1. How about the best compliment?

A couple of remarks in a review for my second release, Boy: A Journey really struck me. At the end of her review, Remmy Duchene commented about how the book gave her “a few more answers” into the thought process of a person contemplating suicide. It meant a lot to me that my book played a role in helping her continue to work through a personal loss. Her final comments that “it feels like I am a better person for reading” encapsulates the reason I write. Without lecturing or being heavy-handed, I try to create characters and stories that are thought-provoking and put a different lens to tough situations. Knowing that I made a difference to someone validates the hours, effort, and emotion I pour into my books.  

  1. Do you write full-time or part-time?

When I’m working on a new idea or editing, I’ll write more than full-time – upwards of 12-14 hours a day, if possible. But I’m also not a person who must right every day. In-between the creative bursts I can go a week or so without typing more than a Tweet.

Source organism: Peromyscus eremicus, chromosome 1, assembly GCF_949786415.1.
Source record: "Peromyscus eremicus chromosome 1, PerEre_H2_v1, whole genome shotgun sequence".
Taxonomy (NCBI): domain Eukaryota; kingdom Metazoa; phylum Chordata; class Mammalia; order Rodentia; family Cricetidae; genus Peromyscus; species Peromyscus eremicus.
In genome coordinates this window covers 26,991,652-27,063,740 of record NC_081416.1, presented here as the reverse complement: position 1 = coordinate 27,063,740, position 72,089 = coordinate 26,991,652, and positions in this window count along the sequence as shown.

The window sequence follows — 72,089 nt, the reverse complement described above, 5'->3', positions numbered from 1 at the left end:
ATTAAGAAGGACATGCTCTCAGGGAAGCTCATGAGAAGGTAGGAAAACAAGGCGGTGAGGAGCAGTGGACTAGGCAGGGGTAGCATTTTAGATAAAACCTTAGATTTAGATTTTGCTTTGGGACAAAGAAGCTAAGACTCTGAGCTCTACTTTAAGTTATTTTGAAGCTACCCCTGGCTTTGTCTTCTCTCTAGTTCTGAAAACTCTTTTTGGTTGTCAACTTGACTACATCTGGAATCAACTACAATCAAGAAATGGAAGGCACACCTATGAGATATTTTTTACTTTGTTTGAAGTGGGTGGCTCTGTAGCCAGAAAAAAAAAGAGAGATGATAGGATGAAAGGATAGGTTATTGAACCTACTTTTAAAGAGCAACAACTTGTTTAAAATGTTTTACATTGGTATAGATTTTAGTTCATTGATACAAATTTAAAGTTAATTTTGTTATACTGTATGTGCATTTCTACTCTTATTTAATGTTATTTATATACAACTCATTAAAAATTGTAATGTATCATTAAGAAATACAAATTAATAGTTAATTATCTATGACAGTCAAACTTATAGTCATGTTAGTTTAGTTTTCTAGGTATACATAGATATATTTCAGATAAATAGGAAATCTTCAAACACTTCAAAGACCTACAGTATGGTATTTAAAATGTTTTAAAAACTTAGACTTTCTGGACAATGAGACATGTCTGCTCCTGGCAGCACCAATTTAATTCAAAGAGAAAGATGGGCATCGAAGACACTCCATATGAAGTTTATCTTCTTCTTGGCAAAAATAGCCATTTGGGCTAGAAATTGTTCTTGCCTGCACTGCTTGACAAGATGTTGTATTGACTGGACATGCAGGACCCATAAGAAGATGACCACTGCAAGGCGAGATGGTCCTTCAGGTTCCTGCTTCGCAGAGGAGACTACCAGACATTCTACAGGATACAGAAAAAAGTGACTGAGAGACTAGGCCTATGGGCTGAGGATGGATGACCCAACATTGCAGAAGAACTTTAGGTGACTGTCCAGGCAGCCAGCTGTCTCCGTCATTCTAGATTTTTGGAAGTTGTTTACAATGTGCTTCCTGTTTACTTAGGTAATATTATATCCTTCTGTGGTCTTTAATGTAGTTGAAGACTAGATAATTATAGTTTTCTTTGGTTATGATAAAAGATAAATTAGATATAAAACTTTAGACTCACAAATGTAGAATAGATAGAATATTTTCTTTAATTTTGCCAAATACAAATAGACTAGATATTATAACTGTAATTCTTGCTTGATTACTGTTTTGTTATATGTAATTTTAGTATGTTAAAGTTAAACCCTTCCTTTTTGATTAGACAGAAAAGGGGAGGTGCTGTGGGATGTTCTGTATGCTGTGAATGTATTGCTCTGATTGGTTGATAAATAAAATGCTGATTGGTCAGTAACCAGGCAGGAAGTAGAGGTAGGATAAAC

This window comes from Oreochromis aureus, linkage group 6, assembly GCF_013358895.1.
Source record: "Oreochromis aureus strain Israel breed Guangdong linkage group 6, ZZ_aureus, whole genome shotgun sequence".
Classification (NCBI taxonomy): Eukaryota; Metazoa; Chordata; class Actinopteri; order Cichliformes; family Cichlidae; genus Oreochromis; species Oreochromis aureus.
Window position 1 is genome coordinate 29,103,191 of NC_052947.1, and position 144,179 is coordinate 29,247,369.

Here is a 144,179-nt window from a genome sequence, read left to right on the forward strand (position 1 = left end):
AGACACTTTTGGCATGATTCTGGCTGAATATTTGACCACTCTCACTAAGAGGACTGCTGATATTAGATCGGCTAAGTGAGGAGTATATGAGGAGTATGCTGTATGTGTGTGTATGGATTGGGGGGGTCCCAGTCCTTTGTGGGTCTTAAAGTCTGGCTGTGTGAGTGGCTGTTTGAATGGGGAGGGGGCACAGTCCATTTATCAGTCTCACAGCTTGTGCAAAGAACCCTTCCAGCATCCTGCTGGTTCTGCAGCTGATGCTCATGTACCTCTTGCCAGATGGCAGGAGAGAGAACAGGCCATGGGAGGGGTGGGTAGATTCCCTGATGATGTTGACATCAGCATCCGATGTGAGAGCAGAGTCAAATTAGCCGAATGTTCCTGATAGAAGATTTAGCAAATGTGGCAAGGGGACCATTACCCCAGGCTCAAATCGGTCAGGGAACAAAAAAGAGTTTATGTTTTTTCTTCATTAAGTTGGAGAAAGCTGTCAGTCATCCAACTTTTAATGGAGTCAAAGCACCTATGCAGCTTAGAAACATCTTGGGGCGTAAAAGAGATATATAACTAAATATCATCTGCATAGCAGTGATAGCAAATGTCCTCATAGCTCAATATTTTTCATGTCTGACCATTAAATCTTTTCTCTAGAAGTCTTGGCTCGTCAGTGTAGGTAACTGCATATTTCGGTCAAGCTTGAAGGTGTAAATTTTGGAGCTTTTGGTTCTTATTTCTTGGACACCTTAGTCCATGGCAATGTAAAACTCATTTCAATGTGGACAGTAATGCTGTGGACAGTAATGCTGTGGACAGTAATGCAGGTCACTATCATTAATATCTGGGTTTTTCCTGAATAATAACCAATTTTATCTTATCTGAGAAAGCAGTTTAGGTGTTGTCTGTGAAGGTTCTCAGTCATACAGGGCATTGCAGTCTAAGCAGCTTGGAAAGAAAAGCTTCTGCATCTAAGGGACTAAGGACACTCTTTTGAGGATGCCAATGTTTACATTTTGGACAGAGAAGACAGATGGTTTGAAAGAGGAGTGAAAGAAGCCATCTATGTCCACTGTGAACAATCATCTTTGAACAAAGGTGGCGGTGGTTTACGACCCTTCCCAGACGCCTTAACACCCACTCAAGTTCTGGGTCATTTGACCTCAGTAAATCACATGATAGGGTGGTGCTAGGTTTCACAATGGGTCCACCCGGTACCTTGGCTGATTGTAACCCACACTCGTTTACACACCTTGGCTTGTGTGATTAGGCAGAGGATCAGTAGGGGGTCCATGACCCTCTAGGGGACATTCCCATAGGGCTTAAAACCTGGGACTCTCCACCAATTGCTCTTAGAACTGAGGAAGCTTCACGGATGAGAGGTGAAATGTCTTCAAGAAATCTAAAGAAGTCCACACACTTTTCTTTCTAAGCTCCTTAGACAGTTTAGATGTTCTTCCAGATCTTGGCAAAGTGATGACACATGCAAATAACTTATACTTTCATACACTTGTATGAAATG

1. How do you relax?

I have a little boy and four pugs that keep me pretty busy. I also enjoy dinking around with photoshop for my job or website, and crocheting.

  1. Tell us about your future projects!

After finishing Simplicity, I initially thought I’d said all I wanted on the subjects of Mormonism and the transgender experience; however, another idea cropped up once I completed my fifth book. So, sometime in the future I’ll take readers again into an LGBT/LDS story – this time down the YA magical realism route.

Meet the Author

James Stryker is a central-Pennslvannia author who enjoys writing speculative and literary fiction. Themes in his work focus toward diversity in the LGBTQ spectrum and the voice of underrepresented or misunderstood viewpoints. His debut novel, Assimilation, was released in 2016.

James shares a residence with a pack of pugs, who continue to disagree about the ratio of treats to writing. Despite his day job and writing projects, James is never too busy to connect with readers or other writers. He welcomes you to check out his website, follow him on social media, or drop a line to his email.